By Matt McLaughlin
A name. It all starts with a name. A series of words, individually with little meaning, but collectively, the embodiment of creativity, passion and inspiration. Whether the name of the craft brewery itself or an individual and unique style of beer, it all starts with a name.
Over time, substantial resources, financial and otherwise, are invested to build and develop those names into a cohesive brand. From recipe development to artwork, packaging, marketing, distribution and sales, as the brand grows, so does the value of the names and all of the imagery associated with the brewery. The intellectual property of a craft brewery is unequivocally the most valuable asset of the company.
As the craft beer industry continues to grow and expand, the likelihood of craft breweries crossing intellectual property lines amongst one another is likely to increase. More craft breweries manufacturing more products will continue to lead to more situations of infringement regardless of whether such infringement is intentional. Many craft breweries are being much more proactive in the protection of their intellectual property and the subsequent defense of it.
A trademark is a form of intellectual property protected by United States law. The best way to understand trademarks is to think of them as brand names or logos. When you think of a particular brand name, you likely link the brand with the products that it produces. This mental link helps you know when you go to a store that what you are about to purchase will be the same or substantially similar to other items you have purchased associated with the brand.
For example, Stone Brewing Company is a trademark. If you like Stone Brewing Company products and want to purchase more, you can look for the name or the logo and feel confident you will get a quality craft beer that was, in fact, manufactured by Stone Brewing Company. Trademarks benefit the consuming public because they prevent brand confusion. They also benefit trademark owners because they ensure that the goodwill the craft brewery has created is not diminished by products produced by other businesses.
Trademarks are words, designs, symbols, devices, and names used to identify the source of one good from goods made by another source. Typically, brand names and logos are trademarks. Under certain circumstances, colors, sounds, and scents can also be trademarks.
Because trademarks are critically important and potentially valuable, they are protected at the federal level by the Lanham Act. The United States Patent and Trademark Office (“USPTO”) administers the Lanham Act and regulates the registration of trademarks. In order to register your trademark, it has to meet the requirements for trademark protection.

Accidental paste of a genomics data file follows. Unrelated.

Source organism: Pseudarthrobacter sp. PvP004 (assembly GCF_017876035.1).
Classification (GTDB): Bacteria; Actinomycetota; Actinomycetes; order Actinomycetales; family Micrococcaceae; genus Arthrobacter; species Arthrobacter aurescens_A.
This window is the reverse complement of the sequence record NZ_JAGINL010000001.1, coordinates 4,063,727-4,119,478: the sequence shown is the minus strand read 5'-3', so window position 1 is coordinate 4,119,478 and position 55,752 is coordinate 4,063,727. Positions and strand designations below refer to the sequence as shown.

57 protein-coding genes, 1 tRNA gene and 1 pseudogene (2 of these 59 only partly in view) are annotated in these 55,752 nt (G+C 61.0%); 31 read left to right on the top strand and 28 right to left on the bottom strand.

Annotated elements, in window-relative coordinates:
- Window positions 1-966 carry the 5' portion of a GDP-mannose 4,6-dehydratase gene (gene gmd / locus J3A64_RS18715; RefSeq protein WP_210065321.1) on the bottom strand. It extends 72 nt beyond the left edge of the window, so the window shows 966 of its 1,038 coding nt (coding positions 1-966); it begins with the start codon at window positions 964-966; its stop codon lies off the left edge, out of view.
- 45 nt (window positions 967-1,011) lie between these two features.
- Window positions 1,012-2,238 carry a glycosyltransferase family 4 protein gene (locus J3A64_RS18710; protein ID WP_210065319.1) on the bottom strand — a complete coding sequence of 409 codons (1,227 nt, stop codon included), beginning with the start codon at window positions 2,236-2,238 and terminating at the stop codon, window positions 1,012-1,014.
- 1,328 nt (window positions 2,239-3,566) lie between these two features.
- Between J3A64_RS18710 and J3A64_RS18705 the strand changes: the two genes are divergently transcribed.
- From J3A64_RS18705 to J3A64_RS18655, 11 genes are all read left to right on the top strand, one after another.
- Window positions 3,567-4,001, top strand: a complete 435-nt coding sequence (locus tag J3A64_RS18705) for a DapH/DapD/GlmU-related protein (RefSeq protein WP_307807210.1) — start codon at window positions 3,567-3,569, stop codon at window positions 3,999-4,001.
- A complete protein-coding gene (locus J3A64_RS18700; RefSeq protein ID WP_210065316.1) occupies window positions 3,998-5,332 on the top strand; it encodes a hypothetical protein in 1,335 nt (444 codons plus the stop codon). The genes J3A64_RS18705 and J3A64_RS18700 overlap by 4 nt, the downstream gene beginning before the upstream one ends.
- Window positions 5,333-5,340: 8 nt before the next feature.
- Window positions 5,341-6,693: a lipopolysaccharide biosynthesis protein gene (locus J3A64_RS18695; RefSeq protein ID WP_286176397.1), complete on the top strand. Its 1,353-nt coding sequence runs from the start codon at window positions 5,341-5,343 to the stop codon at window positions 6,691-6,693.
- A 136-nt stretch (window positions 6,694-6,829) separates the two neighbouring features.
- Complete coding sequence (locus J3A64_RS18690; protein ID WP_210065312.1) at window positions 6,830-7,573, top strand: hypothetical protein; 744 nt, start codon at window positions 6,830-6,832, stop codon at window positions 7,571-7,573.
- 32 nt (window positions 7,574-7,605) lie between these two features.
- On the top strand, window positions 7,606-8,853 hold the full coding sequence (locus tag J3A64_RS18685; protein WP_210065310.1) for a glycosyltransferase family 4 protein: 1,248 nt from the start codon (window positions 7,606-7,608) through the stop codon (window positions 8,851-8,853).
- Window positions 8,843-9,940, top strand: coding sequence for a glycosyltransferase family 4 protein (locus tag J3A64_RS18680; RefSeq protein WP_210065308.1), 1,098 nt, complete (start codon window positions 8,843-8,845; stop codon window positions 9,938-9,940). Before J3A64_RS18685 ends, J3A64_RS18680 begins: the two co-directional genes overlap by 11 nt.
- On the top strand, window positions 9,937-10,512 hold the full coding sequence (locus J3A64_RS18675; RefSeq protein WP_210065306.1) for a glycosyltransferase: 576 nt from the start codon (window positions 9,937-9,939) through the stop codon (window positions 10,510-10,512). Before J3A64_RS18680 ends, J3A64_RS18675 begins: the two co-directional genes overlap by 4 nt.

For a designation to be a trademark under the Lanham Act, it must be (1) distinctive and (2) used in interstate commerce. A designation is considered distinctive if it has the ability to identify a single source of goods or services. Designations that are inherently distinctive fall along a spectrum of distinctiveness. This spectrum runs from fanciful and arbitrary terms, which receive the greatest trademark protection to generic marks, which are never protectable under trademark law.
Trademark protections attach through the use of a protectable mark in interstate commerce in connection with goods or services. Essentially, you must make actual use of the trademark in the market place.
If a trademark is both distinctive and used in commerce, you can register it with the USPTO. Federal registration is not required for protection of trademark rights; however, it does provide substantial benefits. These benefits include evidentiary presumptions regarding the ownership of the mark, the validity of the mark, and the exclusive right to use the mark nationwide in connection with the goods or services connected to the registration.
Want to learn more about trademarks and branding for your brewery? This is Part 1 in a series of articles focused on the importance of trademarks in the craft beer industry. Learn more about the Business of Craft Beer Certificate Program and Beer School short courses.
Matthew McLaughlin in addition to being an instructor in UVM’s Business of Craft Beer School courses, he is also the founding shareholder of McLaughlin, PC, a boutique corporate, commercial, and transactional legal and advisory firm and has worked with more than 250 breweries and distilleries in the United States. He also serves as the executive director of the Mississippi Brewers Guild and received the Brewers Association F.X. Matt Defense of the Industry Award in 2017.